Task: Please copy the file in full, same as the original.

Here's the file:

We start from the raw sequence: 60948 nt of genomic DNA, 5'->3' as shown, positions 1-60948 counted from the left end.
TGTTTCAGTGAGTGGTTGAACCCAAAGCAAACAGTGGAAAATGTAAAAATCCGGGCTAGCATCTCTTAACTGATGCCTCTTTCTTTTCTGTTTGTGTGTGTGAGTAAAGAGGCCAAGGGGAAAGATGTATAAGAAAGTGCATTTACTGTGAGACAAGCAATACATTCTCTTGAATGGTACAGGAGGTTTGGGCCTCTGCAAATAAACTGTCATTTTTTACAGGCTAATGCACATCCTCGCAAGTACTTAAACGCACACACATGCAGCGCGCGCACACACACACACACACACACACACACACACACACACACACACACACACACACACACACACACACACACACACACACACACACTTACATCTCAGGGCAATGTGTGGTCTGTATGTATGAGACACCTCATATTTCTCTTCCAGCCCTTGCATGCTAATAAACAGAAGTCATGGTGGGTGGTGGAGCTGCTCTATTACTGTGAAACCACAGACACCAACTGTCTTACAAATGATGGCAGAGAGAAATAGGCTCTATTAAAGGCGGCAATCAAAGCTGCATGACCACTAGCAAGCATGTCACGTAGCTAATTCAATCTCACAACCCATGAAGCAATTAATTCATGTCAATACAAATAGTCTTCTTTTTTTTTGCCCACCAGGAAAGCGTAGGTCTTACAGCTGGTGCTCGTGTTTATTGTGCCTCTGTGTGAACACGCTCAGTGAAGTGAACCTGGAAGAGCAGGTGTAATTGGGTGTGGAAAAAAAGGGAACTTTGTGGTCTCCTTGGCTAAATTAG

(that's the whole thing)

We start from the raw sequence: 60948 nt of genomic DNA, 5'->3' as shown, positions 1-60948 counted from the left end.
TGTTTCAGTGAGTGGTTGAACCCAAAGCAAACAGTGGAAAATGTAAAAATCCGGGCTAGCATCTCTTAACTGATGCCTCTTTCTTTTCTGTTTGTGTGTGTGAGTAAAGAGGCCAAGGGGAAAGATGTATAAGAAAGTGCATTTACTGTGAGACAAGCAATACATTCTCTTGAATGGTACAGGAGGTTTGGGCCTCTGCAAATAAACTGTCATTTTTTACAGGCTAATGCACATCCTCGCAAGTACTTAAACGCACACACATGCAGCGCGCGCACACACACACACACACACACACACACACACACACACACACACACACACACACACACACACACACACACACACACACACACACTTACATCTCAGGGCAATGTGTGGTCTGTATGTATGAGACACCTCATATTTCTCTTCCAGCCCTTGCATGCTAATAAACAGAAGTCATGGTGGGTGGTGGAGCTGCTCTATTACTGTGAAACCACAGACACCAACTGTCTTACAAATGATGGCAGAGAGAAATAGGCTCTATTAAAGGCGGCAATCAAAGCTGCATGACCACTAGCAAGCATGTCACGTAGCTAATTCAATCTCACAACCCATGAAGCAATTAATTCATGTCAATACAAATAGTCTTCTTTTTTTTTGCCCACCAGGAAAGCGTAGGTCTTACAGCTGGTGCTCGTGTTTATTGTGCCTCTGTGTGAACACGCTCAGTGAAGTGAACCTGGAAGAGCAGGTGTAATTGGGTGTGGAAAAAAAGGGAACTTTGTGGTCTCCTTGGCTAAATTAG